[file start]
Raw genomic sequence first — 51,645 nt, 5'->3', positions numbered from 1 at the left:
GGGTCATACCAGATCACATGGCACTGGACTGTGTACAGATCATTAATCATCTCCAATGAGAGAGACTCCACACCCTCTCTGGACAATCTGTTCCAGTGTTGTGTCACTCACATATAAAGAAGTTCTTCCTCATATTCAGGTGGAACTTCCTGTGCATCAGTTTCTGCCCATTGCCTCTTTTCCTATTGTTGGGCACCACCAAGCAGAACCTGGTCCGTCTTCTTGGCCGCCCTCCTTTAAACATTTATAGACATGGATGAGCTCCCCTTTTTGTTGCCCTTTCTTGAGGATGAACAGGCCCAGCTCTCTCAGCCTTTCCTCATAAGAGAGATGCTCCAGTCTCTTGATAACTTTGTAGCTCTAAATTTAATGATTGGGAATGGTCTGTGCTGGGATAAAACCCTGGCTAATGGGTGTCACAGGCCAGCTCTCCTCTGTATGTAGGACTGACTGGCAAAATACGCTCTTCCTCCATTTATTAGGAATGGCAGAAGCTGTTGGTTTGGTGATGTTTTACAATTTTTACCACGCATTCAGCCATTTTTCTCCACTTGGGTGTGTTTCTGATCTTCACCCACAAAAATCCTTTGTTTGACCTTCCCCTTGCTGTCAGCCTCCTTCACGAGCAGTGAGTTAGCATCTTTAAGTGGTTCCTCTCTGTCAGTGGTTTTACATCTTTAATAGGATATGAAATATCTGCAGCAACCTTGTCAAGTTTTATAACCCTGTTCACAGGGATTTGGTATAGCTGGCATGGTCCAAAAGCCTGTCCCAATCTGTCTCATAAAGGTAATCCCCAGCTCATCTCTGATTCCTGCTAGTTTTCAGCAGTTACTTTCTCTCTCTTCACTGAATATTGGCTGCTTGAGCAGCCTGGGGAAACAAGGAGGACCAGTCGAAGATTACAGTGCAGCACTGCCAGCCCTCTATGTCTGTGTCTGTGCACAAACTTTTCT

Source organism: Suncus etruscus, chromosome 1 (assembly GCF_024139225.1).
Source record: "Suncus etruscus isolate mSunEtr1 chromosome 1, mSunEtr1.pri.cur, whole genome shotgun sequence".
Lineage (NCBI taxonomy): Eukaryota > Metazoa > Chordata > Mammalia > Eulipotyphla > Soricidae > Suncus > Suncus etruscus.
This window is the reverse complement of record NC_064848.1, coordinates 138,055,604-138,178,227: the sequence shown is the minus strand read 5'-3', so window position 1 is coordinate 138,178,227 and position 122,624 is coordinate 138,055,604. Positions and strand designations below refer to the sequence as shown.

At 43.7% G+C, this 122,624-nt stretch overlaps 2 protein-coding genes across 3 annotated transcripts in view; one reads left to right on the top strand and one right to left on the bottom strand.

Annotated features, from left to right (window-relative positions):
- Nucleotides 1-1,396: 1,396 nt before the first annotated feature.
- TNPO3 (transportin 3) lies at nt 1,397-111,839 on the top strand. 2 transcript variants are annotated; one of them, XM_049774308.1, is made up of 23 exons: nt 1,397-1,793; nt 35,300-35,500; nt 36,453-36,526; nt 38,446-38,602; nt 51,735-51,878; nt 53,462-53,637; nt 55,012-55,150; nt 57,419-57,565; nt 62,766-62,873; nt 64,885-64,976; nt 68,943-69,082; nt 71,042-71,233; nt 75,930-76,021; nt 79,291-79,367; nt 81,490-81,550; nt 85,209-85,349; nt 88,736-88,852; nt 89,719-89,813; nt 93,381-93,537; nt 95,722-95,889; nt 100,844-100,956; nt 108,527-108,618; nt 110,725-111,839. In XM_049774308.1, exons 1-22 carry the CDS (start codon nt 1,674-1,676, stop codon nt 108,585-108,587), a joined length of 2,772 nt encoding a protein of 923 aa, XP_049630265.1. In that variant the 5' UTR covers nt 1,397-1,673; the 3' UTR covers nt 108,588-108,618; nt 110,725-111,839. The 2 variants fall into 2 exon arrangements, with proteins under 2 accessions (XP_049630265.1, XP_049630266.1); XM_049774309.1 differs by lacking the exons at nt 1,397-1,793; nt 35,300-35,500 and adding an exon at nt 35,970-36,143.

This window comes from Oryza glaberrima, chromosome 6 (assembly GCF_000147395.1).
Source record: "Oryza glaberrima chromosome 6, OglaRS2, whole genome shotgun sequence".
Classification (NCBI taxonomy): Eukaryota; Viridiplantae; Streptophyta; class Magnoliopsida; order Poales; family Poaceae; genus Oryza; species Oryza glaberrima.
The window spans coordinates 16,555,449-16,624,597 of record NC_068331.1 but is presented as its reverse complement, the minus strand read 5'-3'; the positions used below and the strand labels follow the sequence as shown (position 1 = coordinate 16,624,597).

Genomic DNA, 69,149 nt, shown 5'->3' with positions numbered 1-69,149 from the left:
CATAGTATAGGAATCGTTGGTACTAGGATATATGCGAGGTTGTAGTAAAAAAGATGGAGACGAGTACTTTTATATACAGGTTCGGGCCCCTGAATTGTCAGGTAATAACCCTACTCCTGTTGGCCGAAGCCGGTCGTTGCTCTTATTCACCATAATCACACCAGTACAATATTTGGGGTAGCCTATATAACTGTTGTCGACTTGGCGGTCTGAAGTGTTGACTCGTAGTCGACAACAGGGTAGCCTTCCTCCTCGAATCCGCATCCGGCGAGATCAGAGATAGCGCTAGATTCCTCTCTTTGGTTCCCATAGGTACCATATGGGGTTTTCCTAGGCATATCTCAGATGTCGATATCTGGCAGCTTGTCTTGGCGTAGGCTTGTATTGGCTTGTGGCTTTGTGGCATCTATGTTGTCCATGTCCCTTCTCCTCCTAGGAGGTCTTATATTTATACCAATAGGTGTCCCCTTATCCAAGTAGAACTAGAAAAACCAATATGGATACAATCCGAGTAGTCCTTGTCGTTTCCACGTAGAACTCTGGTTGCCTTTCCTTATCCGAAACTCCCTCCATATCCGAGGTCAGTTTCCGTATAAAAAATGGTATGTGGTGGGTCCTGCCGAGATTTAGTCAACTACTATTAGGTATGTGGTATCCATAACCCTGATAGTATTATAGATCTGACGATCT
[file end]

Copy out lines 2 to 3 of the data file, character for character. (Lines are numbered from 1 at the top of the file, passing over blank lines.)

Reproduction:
GGGTCATACCAGATCACATGGCACTGGACTGTGTACAGATCATTAATCATCTCCAATGAGAGAGACTCCACACCCTCTCTGGACAATCTGTTCCAGTGTTGTGTCACTCACATATAAAGAAGTTCTTCCTCATATTCAGGTGGAACTTCCTGTGCATCAGTTTCTGCCCATTGCCTCTTTTCCTATTGTTGGGCACCACCAAGCAGAACCTGGTCCGTCTTCTTGGCCGCCCTCCTTTAAACATTTATAGACATGGATGAGCTCCCCTTTTTGTTGCCCTTTCTTGAGGATGAACAGGCCCAGCTCTCTCAGCCTTTCCTCATAAGAGAGATGCTCCAGTCTCTTGATAACTTTGTAGCTCTAAATTTAATGATTGGGAATGGTCTGTGCTGGGATAAAACCCTGGCTAATGGGTGTCACAGGCCAGCTCTCCTCTGTATGTAGGACTGACTGGCAAAATACGCTCTTCCTCCATTTATTAGGAATGGCAGAAGCTGTTGGTTTGGTGATGTTTTACAATTTTTACCACGCATTCAGCCATTTTTCTCCACTTGGGTGTGTTTCTGATCTTCACCCACAAAAATCCTTTGTTTGACCTTCCCCTTGCTGTCAGCCTCCTTCACGAGCAGTGAGTTAGCATCTTTAAGTGGTTCCTCTCTGTCAGTGGTTTTACATCTTTAATAGGATATGAAATATCTGCAGCAACCTTGTCAAGTTTTATAACCCTGTTCACAGGGATTTGGTATAGCTGGCATGGTCCAAAAGCCTGTCCCAATCTGTCTCATAAAGGTAATCCCCAGCTCATCTCTGATTCCTGCTAGTTTTCAGCAGTTACTTTCTCTCTCTTCACTGAATATTGGCTGCTTGAGCAGCCTGGGGAAACAAGGAGGACCAGTCGAAGATTACAGTGCAGCACTGCCAGCCCTCTATGTCTGTGTCTGTGCACAAACTTTTCT

Source organism: Suncus etruscus, chromosome 1 (assembly GCF_024139225.1).